Yemen infighting can only lead to disaster

Pro-government parties that were once allied have clashed in temporary capital Aden

MECCA, SAUDI ARABIA - August 12, 2019: HH Sheikh Mohamed bin Zayed Al Nahyan, Crown Prince of Abu Dhabi and Deputy Supreme Commander of the UAE Armed Forces (L) meets with HM King Salman Bin Abdulaziz Al Saud, of Saudi Arabia and Custodian of the Two Holy Mosques (R).

( Mohamed Al Hammadi / Ministry of Presidential Affairs )
Powered by automated translation

This week, developments in Aden showed once again how difficult the situation in Yemen is. The fragmentation amongst Yemeni political actors stems largely from Houthi intransigence and refusal to engage seriously in a political process that can get Yemen on to a path of stability.

Clashes erupted in Aden last week, when the Southern Transitional Council seized large parts of the strategic port city from the government, to which it had so far been allied. The move prompted the Saudi-led Arab coalition, to intervene to halt further fractures in the local alliances that had been battling the Houthi rebels. A tenuous ceasefire has held since Sunday.

Sheikh Mohamed bin Zayed, Crown Prince of Abu Dhabi and Deputy Supreme Commander of the Armed Forces, met with King Salman in Saudi Arabia on Monday where the two leaders united in calling on pro-government parties to "prioritise dialogue and reason in the interest of Yemen and its people".

The renewed Saudi and Emirati call for calm and talks is a pivotal move as it could pressure the factions to uphold the ceasefire. Their position was backed by UN secretary general Antonio Guterres, who urged all parties involved in the conflict to engage in “inclusive dialogue”. If the UN and the Arab coalition’s calls are not heeded, the result could be disastrous for the people of Yemen. Aden has been the seat of power of the country’s internationally recognised government ever since Houthi rebels took over the capital Sanaa in 2015. Infighting in the country’s temporary capital can only weaken Yemen’s government and benefit the Houthis, as well as terrorist organisations such as Al Qaeda and its affiliates - all at the expense of a desperate civilian population.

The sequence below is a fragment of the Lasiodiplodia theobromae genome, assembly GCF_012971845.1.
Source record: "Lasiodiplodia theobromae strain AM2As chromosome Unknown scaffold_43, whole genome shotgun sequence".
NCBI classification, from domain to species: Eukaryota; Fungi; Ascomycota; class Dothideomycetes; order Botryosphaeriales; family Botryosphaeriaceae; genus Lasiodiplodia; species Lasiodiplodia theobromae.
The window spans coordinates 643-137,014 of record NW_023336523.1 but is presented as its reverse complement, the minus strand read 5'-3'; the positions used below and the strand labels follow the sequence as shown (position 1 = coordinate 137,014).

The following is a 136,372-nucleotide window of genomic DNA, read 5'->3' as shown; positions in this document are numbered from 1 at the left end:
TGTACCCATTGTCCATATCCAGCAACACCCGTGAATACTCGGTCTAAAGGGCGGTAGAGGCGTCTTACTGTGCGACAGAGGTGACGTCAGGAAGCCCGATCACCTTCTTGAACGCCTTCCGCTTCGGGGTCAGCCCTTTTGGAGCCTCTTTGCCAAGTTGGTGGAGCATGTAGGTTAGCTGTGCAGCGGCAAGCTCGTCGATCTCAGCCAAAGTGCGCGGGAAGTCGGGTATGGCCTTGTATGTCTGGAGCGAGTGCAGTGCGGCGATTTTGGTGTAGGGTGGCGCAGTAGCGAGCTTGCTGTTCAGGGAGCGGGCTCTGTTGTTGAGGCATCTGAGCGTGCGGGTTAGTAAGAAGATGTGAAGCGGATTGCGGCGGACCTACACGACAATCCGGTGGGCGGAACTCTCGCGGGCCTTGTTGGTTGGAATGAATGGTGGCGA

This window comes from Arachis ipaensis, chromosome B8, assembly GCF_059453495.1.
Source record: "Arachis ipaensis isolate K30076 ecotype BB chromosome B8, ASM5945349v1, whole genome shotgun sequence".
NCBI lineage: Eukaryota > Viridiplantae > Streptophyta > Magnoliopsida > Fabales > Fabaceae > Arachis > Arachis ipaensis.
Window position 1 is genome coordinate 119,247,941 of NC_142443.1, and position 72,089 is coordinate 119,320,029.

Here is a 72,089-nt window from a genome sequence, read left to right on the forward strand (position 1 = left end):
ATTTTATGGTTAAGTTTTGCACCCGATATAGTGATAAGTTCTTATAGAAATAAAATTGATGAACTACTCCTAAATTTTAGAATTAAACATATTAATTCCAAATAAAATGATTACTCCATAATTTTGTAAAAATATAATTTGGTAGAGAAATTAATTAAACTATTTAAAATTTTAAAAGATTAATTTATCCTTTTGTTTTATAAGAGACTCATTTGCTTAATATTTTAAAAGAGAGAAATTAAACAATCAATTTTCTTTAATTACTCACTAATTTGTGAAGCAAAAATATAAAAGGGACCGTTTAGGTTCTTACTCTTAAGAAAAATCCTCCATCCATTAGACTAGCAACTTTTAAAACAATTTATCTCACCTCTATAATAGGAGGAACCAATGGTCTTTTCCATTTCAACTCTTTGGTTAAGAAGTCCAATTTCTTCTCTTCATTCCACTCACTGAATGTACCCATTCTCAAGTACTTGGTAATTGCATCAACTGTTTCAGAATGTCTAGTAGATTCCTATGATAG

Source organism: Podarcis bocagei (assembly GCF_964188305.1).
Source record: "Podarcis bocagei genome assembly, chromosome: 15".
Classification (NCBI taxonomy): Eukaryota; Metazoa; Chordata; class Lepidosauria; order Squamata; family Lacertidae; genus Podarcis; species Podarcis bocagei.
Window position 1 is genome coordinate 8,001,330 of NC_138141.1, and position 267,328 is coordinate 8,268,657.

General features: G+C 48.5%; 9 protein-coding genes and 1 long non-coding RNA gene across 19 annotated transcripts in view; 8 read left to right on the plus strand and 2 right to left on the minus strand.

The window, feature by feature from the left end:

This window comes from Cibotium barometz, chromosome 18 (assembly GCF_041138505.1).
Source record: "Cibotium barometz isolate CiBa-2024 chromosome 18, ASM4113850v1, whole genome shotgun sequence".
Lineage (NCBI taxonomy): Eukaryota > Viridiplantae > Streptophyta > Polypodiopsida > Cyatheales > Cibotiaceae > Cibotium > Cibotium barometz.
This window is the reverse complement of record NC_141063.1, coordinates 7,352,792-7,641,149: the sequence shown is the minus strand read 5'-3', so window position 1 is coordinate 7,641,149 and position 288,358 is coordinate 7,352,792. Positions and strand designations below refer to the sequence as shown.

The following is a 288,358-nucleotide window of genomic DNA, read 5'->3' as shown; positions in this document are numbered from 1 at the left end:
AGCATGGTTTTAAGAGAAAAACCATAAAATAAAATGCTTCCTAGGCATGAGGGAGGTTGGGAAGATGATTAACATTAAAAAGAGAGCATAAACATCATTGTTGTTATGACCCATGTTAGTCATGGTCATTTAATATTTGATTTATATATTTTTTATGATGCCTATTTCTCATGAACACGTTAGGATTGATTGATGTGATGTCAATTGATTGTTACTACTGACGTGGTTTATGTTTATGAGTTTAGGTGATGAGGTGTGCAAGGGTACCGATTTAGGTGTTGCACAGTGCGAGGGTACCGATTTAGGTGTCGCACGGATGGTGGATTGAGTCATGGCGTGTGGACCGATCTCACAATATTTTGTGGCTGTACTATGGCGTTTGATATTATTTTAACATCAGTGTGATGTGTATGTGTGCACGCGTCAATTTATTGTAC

To avoid such a disastrous outcome, the UAE's peace-first approach has sought to encourage both sides to the negotiating table, while providing support on the ground to help its local allies fight extremists. This is why the UAE and Saudi Arabia have supported the Stockholm agreement, which includes a ceasefire deal in Hodeidah, brokered by the UN and signed by both warring sides in December last year. Yet the Houthis have significantly impeded its implementation and shown reluctance to engage in discussions. Influenced by Tehran, the rebels have failed to follow through with the UN-led peace negotiations, blocked international aid deliveries and repeatedly attacked civilian targets in Saudi Arabia.

Since the civil war broke out in 2015, Yemen has had more than its share of violence and calamity. Cholera outbreaks, famine and poverty have become commonplace, prompting the UN to describe the conflict as the worst humanitarian crisis in the world. More division can only add to the woes of Yemenis. The UAE and Saudi Arabia have sent a strong message to their allies in the conflict, asserting that the clashes in Aden can only impede de-escalation efforts. It is now up to the parties to reassess their strategy and settle their differences at the negotiating table, rather than on the streets of Aden.